. . . In 150 National Cemeteries
A re-reading today of one of the journals appearing a few months ago in the "bundle" of the American Amateur Press Association (for info on the AAPA, click on its big emblem on the right side of this blog) brought up the query " how many national cemeteries exist for the last resting places of United States servicemen and women.
Len Carrick, a retired dentist in Redding, California, did a brief research for his SHASTA RAMBLIGS and learned that there are 142 such cemeteries in existence in 39 of the 50 states. Being apprised of new dedications, I have added eight more, two of which are on the islands of Guam and Saipan
But the count of national cemeteries does not end there. Existing on foreign soils are 24 more, mostly in France, Belgium, Italy and England. Mexico and Luxembourg also host American veteran cemeteries.
The foreign soil cemeteries have 124,947 veterans interred. In Mexico City and Corozal, there are 6010 such burials.
And the count of honor cemeteries for veterans continues in 27 states which to date have established and dedicated 74 such burial grounds and one has been dedicated in Puerto Rico.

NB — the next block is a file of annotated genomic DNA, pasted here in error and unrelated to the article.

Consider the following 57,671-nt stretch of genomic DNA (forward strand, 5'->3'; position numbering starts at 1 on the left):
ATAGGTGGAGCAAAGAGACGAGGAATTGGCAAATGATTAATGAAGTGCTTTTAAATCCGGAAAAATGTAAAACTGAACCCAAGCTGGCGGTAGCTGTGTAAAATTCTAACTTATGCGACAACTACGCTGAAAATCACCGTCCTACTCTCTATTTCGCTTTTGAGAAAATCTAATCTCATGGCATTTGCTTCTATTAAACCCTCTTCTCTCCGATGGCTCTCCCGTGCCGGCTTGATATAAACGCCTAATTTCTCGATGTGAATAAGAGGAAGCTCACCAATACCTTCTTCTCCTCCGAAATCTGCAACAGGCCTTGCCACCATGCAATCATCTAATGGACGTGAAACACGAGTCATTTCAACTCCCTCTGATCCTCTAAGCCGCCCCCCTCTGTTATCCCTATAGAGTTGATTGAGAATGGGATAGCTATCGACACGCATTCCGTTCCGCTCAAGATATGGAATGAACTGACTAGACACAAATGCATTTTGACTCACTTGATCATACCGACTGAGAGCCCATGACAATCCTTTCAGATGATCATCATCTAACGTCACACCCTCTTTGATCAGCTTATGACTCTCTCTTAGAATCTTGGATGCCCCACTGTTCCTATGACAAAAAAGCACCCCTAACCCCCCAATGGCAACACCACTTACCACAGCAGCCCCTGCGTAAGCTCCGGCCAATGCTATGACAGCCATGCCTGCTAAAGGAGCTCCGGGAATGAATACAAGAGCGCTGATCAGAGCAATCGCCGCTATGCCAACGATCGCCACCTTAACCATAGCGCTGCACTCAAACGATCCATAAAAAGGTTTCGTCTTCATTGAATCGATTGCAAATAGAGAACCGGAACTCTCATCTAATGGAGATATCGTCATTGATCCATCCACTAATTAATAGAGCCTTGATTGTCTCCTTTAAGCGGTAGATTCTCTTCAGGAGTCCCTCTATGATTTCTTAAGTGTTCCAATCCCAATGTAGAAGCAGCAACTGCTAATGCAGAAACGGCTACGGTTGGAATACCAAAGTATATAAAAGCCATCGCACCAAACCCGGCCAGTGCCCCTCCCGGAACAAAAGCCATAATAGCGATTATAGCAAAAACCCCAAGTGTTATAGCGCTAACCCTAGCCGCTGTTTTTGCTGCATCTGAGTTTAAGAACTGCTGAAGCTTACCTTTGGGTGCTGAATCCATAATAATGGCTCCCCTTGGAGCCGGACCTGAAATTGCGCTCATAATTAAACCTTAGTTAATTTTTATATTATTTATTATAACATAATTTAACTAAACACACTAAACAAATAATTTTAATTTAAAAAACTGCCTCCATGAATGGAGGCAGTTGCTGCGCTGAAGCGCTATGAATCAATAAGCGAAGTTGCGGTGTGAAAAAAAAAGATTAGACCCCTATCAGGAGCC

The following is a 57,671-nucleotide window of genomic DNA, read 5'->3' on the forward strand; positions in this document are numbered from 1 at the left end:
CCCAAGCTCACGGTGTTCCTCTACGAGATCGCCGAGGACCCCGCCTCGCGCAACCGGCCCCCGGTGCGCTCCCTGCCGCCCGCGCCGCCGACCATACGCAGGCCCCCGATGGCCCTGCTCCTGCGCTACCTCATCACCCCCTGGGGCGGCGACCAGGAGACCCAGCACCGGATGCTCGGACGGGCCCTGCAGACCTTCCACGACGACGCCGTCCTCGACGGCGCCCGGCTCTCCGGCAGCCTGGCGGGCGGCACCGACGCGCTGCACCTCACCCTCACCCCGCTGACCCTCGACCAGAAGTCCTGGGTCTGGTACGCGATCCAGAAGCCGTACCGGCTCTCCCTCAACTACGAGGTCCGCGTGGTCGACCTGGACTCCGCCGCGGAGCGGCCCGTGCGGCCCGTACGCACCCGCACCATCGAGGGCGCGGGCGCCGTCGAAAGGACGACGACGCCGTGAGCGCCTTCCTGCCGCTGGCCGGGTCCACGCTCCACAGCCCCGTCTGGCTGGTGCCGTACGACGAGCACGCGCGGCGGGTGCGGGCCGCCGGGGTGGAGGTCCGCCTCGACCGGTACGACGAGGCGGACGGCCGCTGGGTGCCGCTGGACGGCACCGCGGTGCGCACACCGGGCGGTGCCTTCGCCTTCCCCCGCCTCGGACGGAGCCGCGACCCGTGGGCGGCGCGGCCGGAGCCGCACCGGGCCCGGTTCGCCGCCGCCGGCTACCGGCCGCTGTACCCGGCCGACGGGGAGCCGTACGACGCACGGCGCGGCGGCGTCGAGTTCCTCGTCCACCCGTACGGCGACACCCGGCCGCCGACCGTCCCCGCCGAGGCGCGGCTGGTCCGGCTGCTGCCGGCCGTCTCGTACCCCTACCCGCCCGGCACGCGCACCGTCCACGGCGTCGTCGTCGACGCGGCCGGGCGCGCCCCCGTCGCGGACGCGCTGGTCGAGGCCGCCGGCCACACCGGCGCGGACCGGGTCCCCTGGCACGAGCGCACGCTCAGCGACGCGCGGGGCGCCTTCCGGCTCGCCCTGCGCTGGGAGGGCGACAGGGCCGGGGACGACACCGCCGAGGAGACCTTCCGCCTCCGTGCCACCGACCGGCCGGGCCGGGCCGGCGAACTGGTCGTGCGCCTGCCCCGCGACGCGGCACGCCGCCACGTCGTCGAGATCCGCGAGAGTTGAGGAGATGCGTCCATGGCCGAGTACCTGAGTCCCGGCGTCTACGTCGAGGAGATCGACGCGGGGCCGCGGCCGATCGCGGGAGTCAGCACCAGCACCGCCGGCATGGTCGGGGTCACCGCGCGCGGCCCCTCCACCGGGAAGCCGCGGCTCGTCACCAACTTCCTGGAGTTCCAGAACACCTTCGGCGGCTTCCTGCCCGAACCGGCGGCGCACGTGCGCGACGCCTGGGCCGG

Certain of the cemeteries include those who fought for the United States in wars dating back to the American Revolution and some burial grounds include soldiers of the Confederate States of America who perished for their cause in the Civil War of the mid 1800s.
Cemeteries for veterans are cared for by the Veterans Affairs Administration, the United States Army and the National Parks Service. If you visit a veterans' cemetery, be aware you will possibly be blinded by the expanse of white marble gravestones and then be amazed by the precise and so careful manicuring of lucious green lawns.
There are many ways of honoring the deceased heros lying in those graves. One of the ways is that of a lady I heard of through an obituary at her demise.
Once a month she visited the Bourne National Cemetery on Cape Cod in Massachusetts carrying a dozen red roses.
Whenever among thousands of graves, she found one with a last name matching hers, she laid a rose on the top of the stone. None of the names she found were of relations. They just needed to be honored she felt.
Don't let any veteran YOU may have known be forgotten. Pay tribute now to someone who helped make it possible for you to honor him - or her. Maybe one day it will be me you honor and, in advance, thank you.
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